As a middle school teacher, I tapped into every creative avenue for presenting information to my students. My students were diverse, not only culturally but also with different interests, strengths, and challenges. Hooking them on a concept was hard work! I was competing with their phones and social lives. Even so, I wanted to ensure the skills and concepts covered in my English class stuck in their brains for a long time.
Student engagement remains a consistent topic of interest for educators. How do educators and schools compete with all the other entertainment forms that captivate students? As a former middle school teacher, I often felt like I needed to be a circus performer to capture students' attention, standing on my desk and keeping a continuously high-energy environment. However, that isn’t the case. Engagement within the classroom often starts at a simpler level, by meeting the needs of students and building an environment they want to be a part of each day.
Equity often seems like a lofty idea, and complicated to achieve. How do we make sure that schools are set up to meet every student where they are and provide the support they need to succeed? When it comes to actually addressing equity, the application is the hardest part. This is where a Multi-Tiered System of Supports comes in. The MTSS framework makes it possible to meet the needs of students and practically, intentionally close those learning gaps.
When my state began the Common Core Curriculum shift, we examined and mapped out standards. I soon realized there was no way we had enough time for our students to master all of the reading, writing, speaking and listening standards for their grade level. With such a broad range of standards and topics, it was hard to know where my students needed help as we had to quickly move through standards and skills. There was no systematic way to identify what I should prioritize.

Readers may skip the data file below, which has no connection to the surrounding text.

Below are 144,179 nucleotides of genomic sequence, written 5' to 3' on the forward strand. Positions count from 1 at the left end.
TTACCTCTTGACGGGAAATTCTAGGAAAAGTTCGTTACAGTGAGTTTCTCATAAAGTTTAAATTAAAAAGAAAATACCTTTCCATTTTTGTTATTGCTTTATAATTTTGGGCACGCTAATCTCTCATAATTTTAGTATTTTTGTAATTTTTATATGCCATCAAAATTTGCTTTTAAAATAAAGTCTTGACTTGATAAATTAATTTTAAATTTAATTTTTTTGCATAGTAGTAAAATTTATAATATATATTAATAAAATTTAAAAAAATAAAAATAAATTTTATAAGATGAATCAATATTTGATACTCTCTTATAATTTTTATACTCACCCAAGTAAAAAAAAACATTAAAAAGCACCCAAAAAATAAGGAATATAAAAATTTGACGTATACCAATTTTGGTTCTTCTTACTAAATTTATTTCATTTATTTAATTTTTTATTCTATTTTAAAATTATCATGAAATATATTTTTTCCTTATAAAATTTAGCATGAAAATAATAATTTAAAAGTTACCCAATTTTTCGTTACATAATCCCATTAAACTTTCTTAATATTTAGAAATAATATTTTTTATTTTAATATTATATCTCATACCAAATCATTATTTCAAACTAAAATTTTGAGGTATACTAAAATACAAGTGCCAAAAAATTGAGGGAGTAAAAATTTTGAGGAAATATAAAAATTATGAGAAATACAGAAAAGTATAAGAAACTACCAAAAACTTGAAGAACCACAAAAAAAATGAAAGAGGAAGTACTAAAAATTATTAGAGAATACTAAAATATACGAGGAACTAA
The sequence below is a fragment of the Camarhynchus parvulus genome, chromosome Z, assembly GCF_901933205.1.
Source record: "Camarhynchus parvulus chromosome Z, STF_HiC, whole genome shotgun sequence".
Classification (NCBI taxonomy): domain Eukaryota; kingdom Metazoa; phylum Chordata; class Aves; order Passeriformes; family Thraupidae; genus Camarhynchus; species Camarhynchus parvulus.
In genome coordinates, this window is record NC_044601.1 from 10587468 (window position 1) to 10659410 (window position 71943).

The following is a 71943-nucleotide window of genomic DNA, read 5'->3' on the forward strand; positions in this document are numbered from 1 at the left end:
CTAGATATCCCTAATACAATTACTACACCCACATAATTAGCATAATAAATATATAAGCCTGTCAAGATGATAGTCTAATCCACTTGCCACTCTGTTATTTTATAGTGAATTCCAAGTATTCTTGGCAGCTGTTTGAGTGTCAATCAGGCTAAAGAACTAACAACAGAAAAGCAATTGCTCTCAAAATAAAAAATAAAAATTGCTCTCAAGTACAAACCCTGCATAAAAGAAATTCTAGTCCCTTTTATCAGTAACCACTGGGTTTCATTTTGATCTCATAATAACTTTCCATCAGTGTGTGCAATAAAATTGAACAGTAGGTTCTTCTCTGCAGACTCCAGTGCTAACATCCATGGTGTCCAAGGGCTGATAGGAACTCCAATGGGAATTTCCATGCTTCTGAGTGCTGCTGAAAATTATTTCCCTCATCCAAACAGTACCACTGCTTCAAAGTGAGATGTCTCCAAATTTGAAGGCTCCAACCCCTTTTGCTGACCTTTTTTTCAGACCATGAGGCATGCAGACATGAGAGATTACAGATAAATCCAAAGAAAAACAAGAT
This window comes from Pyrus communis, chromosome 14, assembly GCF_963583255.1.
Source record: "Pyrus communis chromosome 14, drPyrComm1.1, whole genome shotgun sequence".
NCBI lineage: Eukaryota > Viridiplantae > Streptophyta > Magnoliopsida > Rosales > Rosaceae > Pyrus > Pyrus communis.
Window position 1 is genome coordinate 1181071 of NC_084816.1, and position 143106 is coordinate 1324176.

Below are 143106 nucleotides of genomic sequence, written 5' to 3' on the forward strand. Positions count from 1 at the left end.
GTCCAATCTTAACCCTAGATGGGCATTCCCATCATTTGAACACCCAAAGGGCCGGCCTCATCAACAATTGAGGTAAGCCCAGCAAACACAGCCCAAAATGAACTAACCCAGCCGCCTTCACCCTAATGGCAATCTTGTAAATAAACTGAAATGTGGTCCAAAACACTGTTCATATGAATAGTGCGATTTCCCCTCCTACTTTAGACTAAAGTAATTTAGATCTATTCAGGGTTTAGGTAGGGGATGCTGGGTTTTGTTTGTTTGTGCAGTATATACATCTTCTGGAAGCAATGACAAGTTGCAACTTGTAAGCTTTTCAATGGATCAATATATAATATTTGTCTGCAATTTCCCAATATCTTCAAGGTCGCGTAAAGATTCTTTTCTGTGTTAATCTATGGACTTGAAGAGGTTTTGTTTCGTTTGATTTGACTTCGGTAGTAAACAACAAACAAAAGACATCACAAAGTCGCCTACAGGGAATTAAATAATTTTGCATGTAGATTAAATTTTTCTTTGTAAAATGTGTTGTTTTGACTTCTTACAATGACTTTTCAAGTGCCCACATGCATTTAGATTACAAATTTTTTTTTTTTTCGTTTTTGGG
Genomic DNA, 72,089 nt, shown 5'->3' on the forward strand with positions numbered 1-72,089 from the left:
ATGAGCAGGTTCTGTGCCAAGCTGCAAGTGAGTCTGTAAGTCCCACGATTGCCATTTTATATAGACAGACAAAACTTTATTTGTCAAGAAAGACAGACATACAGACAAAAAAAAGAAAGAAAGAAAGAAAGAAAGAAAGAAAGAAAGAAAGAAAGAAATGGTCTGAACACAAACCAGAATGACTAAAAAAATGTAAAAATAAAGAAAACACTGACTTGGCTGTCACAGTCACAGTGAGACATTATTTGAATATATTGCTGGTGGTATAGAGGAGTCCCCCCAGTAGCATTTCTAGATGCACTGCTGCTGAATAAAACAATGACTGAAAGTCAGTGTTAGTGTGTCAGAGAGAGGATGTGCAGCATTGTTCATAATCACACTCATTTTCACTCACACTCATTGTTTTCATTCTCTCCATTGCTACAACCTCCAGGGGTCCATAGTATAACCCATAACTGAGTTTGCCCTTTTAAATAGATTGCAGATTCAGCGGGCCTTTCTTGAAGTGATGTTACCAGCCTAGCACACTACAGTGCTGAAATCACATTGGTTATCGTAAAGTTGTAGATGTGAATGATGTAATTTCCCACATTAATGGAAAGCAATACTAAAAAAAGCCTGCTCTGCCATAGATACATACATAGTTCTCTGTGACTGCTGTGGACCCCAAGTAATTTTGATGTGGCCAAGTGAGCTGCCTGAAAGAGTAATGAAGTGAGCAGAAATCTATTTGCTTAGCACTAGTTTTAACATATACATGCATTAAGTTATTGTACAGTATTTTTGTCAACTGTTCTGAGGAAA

After over a decade in the school setting, I have a healthy collection of thank-you notes from students, colleagues, and mentors. These notes are reminders of my relationship with the individuals who took the time to write them. Often on hard days, I revisit these notes for encouragement and to remember my connection to those individuals.
Coaching is essential for the success of a Multi-Tiered System of Supports. Coaching is not about giving directives or forcing others to invest, but is rather about recognizing strengths and challenges in MTSS implementation and helping staff grow in their professional practice, apply professional learning, and overcome challenges to meet personal and collective goals.
Educators are painfully familiar with having their work and priorities shifted at the will of new legislation and policies. State board educations establish state standards, federal and state policies guide requirements, and local district leadership establishes procedures for what and how teachers are required to teach. It's up to principals and campus instructional leaders to be a bridge for the teachers in understanding the purpose and rationale behind these policies and how they align with or influence your school goals.
One of my favorite memories as an artistic and creative child was when the “art lady” came on Fridays to my 4th-grade class. She would introduce a project, and we got to pull out those crayons and paints we stored in our desks. We learned to do “stained glass” with tissue paper, draw pumpkins, and learn what to do when we made mistakes.